A Five-year Retrospective Study on the Clinical Profile of Myasthenia Gravis with Ocular Involvement in a Tertiary Hospital NC01-NC03
Dr. Parveen Fatima,
C-140, Nirala Nagar, Lucknow-226020, Uttar Pradesh, India.
Introduction: Myasthenia Gravis (MG) with ocular involvement has an elusive diagnosis. Ptosis and Diplopia are the most common and early presenting features of MG. Acetylcholine receptor (AChR) antibody titre, Nerve conduction studies and chest imaging are important diagnostic tests for MG. A simple test like an ice pack test can help in differentiating MG from other causes of neurological ptosis and other symptoms.
Aim: To study the systemic presentation, the profile of ocular involvement, clinical and laboratory tests and treatment modalities used in patients diagnosed with MG in a tertiary hospital.
Materials and Methods: This was a hospital based five year retrospective study of 14 cases of MG, diagnosed and treated between January 2012 and December 2016. Analysis of presenting signs and symptoms of generalised and ocular MG was done. Profile of diagnostic clinical, laboratory, and radiological tests performed for each patient and their results were noted and analysed. Various treatment modalities used to manage the cases were noted. Permission from the Institutional Ethics committee was taken prior to starting the study. SPSS software version 23 was used for data analysis.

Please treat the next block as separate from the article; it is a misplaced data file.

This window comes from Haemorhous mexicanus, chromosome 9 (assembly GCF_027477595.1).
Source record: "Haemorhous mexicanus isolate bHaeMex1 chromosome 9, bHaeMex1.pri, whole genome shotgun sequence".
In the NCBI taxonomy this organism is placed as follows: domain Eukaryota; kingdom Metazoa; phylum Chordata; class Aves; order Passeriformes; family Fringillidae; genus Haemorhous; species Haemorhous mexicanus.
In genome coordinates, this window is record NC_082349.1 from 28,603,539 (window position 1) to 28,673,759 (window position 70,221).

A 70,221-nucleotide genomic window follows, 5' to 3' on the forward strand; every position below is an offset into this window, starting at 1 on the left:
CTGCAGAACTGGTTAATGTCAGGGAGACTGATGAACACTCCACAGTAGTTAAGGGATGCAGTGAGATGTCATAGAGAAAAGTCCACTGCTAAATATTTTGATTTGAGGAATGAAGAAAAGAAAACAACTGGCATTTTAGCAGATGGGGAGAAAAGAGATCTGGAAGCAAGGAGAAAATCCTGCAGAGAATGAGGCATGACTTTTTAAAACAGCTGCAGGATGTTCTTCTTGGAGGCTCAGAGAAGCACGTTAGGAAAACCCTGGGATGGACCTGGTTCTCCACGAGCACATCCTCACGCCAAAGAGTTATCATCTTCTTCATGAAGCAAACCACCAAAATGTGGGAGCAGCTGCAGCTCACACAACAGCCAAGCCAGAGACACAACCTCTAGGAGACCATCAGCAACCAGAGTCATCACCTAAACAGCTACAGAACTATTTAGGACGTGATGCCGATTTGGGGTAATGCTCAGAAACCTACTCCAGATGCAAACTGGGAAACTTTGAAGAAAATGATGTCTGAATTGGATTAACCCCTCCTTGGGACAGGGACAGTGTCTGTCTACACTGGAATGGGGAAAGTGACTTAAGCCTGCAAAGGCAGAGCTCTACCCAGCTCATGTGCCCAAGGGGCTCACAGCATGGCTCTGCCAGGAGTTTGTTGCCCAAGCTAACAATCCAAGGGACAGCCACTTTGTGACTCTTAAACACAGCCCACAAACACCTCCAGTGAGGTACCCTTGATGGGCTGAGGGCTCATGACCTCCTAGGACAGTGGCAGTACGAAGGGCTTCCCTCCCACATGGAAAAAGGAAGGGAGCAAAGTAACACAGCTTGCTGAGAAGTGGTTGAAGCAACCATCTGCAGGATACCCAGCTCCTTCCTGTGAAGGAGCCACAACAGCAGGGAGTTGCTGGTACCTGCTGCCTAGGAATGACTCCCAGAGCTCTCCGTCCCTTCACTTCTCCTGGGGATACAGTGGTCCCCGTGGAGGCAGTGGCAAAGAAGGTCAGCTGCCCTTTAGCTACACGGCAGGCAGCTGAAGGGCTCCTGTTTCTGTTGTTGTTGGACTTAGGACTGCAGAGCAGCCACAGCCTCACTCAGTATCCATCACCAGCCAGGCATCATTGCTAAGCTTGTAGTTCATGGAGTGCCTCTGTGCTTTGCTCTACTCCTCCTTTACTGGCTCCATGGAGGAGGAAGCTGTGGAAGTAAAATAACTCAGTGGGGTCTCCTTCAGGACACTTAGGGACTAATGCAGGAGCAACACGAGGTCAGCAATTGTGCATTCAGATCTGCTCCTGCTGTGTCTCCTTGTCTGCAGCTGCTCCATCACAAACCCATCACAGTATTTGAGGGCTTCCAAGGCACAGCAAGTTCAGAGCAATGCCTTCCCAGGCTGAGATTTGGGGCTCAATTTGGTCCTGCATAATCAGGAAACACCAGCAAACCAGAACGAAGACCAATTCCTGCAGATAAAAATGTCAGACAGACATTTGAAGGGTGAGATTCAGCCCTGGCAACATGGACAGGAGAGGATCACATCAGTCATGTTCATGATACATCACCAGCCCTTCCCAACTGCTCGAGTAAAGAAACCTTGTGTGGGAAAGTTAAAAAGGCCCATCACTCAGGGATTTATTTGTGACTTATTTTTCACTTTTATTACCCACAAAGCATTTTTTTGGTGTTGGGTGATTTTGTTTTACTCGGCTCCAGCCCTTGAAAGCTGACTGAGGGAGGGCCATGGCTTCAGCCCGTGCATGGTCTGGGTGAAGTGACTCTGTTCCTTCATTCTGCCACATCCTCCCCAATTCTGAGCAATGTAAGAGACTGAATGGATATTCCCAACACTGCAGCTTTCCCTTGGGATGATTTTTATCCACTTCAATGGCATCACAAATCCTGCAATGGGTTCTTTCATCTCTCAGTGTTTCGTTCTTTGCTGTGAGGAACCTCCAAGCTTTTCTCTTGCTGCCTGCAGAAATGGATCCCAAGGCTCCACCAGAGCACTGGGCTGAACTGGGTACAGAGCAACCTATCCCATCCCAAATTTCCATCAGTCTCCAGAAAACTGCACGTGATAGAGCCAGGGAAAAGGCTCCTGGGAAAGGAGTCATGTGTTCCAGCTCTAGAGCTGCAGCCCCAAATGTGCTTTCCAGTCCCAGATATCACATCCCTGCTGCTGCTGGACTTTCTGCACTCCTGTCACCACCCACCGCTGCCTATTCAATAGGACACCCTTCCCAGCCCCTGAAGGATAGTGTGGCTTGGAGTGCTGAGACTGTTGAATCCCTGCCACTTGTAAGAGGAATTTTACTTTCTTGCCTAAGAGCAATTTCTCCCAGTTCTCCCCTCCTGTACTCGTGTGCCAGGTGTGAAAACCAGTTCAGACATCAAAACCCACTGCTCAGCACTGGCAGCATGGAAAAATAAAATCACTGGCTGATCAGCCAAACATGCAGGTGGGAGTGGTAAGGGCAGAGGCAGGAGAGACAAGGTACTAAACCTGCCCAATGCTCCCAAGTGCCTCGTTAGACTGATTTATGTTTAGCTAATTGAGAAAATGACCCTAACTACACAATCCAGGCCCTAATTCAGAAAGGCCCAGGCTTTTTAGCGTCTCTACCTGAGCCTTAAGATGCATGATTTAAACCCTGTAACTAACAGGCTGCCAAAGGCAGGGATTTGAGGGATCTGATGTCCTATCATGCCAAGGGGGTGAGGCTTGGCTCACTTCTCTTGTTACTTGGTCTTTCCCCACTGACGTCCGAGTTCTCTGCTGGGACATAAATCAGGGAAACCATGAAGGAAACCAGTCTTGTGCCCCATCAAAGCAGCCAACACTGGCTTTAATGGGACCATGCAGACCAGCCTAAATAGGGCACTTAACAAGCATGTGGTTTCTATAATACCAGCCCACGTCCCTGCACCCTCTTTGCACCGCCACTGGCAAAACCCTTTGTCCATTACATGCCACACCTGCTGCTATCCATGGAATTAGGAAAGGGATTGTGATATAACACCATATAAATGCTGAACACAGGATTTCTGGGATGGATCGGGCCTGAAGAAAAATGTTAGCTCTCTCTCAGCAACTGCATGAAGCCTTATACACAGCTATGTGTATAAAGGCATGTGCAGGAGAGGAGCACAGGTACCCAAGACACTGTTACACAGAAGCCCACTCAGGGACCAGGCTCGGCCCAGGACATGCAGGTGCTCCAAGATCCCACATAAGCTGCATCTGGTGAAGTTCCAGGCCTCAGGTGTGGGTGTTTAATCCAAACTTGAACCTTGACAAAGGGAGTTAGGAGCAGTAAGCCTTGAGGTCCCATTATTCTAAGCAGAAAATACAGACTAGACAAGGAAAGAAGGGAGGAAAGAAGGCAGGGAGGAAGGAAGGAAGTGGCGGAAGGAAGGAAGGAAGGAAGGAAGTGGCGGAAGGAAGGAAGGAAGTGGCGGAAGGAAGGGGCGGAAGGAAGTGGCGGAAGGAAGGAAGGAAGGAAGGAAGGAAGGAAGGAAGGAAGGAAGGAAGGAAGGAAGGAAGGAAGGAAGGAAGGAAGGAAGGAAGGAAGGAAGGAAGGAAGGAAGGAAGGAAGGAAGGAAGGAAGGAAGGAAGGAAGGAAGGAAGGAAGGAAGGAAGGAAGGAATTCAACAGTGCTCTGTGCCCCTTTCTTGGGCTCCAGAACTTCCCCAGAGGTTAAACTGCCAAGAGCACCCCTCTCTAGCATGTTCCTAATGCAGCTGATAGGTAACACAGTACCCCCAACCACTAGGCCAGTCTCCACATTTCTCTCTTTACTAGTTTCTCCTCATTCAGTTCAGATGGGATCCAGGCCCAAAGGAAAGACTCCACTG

Results: Mean age of presentation was found to be 40.2 years with a predilection for male gender; 81.71% of patients, who presented with Generalised MG, 14.2% had ocular involvement. Ptosis was found to be the most common ocular symptom in combination with diplopia (SD-0.554). Lateral rectus was most commonly involved muscle. Ice pack test, nerve conduction studies were specific in diagnosis of MG. Antibody titres were positive in 66.6% patients. About 30% patients underwent HRCT chest out of which 60% showed some Thymus involvement. Various forms of treatment were used including oral Pyridostigmine, oral steroids and oral immunosuppressants.
Conclusion: The pattern of involvement in MG in this study was slightly different. The mean age was lower, there was preponderance of male gender and lateral rectus muscle was most commonly involved muscle. A simple ice pack test is cheap and reliable test to diagnose MG with ocular involvement. We suggest HRCT to rule out thymic abnormalities.